- Our conscience can be weak (1 Cor. 8:7, 9). These people want to do what’s right, but their moral compass is based on wrong information. If they have been taught that its wrong for your hair to be a certain length, to read certain Bible translations, or to play with a deck of cards they may feel guilty. They want to do what’s right, but their conscience is weak because they have wrong information guiding their moral compass. It’s a weak conscience.
- Our conscience can also be guilty (Heb. 10:22). This is where we know we have done wrong or about to do wrong.
The world will say, “Let your conscience be your guide.” That’s not always a good idea. Your conscience may be dead or it may be weak. If you let your conscience be your guide you are letting your conscience set the standard of right and wrong. However, your conscience only applies the standards that you have been taught. The true standard of right and wrong is God’s Word and to have a good conscience you must be taught God’s Word.
I’ve said all of this because we are going to take a close look at Herod’s conscience. He lived with a guilty conscience when it came to John the Baptist. From this we can learn a lot about our own conscience when facing right and wrong decisions in our life.
Troubled Conscience (vs. 14-16)
Let’s start with Herod’s troubled conscience. Verse 14 says, Herod Antipas, the king, soon heard about Jesus, because everyone was talking about him. Some were saying, “This must be John the Baptist raised from the dead. That is why he can do such miracles.” 15 Others said, “He’s the prophet Elijah.” Still others said, “He’s a prophet like the other great prophets of the past.” 16 When Herod heard about Jesus, he said, “John, the man I beheaded, has come back from the dead.”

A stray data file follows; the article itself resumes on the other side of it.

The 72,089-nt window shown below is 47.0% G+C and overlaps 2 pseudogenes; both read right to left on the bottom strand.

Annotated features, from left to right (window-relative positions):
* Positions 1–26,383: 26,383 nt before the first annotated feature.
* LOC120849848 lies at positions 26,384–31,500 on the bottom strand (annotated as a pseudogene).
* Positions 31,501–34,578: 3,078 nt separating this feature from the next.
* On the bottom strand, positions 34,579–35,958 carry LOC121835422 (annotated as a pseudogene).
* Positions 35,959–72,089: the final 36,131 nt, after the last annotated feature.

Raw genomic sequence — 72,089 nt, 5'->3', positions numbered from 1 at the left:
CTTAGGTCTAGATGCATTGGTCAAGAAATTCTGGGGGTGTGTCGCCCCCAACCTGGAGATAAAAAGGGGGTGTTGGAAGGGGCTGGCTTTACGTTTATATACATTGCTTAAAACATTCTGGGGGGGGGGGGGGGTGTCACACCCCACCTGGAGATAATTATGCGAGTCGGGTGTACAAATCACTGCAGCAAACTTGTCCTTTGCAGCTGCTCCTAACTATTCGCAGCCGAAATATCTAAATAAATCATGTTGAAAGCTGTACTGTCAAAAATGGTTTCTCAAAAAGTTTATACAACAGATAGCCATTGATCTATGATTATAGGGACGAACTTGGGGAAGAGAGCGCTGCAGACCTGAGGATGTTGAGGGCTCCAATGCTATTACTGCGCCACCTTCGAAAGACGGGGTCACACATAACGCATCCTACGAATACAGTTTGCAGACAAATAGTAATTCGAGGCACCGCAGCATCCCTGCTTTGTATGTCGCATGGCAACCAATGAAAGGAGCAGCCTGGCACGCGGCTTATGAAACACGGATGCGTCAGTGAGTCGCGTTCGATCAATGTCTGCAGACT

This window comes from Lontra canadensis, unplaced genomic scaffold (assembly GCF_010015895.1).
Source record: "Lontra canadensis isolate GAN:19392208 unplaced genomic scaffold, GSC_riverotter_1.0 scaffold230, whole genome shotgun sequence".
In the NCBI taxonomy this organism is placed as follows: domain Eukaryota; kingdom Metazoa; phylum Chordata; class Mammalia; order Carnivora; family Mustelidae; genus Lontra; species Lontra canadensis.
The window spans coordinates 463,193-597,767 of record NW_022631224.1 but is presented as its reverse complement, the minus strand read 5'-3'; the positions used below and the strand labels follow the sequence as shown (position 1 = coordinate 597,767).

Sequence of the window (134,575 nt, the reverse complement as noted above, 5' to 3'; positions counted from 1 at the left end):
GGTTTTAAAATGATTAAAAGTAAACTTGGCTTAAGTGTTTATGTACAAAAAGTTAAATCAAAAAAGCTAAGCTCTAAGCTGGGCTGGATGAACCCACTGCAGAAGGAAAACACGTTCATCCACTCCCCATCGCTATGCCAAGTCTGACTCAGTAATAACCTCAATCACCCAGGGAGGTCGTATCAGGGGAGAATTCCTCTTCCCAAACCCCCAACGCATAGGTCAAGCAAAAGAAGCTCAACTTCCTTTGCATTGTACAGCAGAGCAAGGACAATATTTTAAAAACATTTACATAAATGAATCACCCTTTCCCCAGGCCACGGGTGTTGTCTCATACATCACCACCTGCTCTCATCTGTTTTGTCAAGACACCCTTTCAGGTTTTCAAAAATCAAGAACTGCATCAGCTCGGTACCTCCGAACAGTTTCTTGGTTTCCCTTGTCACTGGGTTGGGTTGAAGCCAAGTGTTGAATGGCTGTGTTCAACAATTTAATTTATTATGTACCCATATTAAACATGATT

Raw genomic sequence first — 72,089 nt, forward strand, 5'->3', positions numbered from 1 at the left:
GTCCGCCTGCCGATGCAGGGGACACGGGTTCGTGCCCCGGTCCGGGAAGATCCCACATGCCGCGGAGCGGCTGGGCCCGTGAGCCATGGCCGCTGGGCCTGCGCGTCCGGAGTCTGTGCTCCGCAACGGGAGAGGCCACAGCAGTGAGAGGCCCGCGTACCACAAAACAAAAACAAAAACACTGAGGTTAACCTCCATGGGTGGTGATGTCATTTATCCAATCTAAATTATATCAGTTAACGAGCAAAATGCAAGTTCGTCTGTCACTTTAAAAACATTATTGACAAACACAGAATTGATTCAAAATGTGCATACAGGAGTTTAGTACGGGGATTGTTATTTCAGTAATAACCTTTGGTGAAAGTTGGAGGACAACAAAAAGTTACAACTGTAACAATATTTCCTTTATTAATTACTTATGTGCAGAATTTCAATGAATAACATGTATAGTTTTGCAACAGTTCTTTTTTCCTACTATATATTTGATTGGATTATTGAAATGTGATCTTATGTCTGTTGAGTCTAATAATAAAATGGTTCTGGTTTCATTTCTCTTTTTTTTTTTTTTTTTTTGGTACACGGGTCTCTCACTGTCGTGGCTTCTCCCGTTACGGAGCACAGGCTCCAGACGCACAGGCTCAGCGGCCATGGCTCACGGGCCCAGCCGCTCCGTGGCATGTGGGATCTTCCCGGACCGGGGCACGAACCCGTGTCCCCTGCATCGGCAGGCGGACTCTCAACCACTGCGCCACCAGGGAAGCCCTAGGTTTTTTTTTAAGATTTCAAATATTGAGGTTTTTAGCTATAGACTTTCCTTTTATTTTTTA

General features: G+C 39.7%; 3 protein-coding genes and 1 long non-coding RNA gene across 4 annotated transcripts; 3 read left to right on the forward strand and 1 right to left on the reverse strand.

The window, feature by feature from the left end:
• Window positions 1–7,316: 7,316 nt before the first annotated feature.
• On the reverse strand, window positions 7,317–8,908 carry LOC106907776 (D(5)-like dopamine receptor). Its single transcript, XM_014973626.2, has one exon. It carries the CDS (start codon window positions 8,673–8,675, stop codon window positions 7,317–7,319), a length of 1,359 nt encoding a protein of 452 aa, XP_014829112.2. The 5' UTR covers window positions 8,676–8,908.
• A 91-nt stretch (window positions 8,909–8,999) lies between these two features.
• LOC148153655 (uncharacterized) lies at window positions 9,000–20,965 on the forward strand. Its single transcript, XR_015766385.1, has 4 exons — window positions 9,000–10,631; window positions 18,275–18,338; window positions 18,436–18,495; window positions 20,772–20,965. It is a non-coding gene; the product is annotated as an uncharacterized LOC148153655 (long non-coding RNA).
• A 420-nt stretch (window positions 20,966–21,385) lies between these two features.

- We are told that Herod “soon heard about Jesus, because everyone was talking about him.” People were saying all kinds of things about Jesus. Some were saying that He was “the prophet Elijah” or a new prophet like the “prophets of the past.” But one of the theories about Jesus was that He was “John the Baptist raised from the dead.” That was the theory that started scratching on the conscience of Herod. These rumors and conversations about Jesus began to cause Herod’s conscience to become troubled once again.
- The odd thing about your conscience is that it can lie dormant for a while and it doesn’t bother you and is silent. Then, suddenly, the sight of a certain face, a picture of a specific place, the sound of a voice, the mention of a certain name and suddenly your conscience becomes wide awake and is knocking on the mind of your soul and it doesn’t go away and it follows you from room to room, to work, to school. You cannot run from your conscience.
- This is what was happening to Herod. He had murdered John in prison. He knew that John was a good and holy man and had several good conversations with Him about the kingdom of God and repentance. Whatever was going on with Herod’s mind and conscience, his conclusion was this Jesus was “John the Baptist raised from the dead.” Even though that was not true, the rumors about Jesus was starting to bother His conscience and what He had done.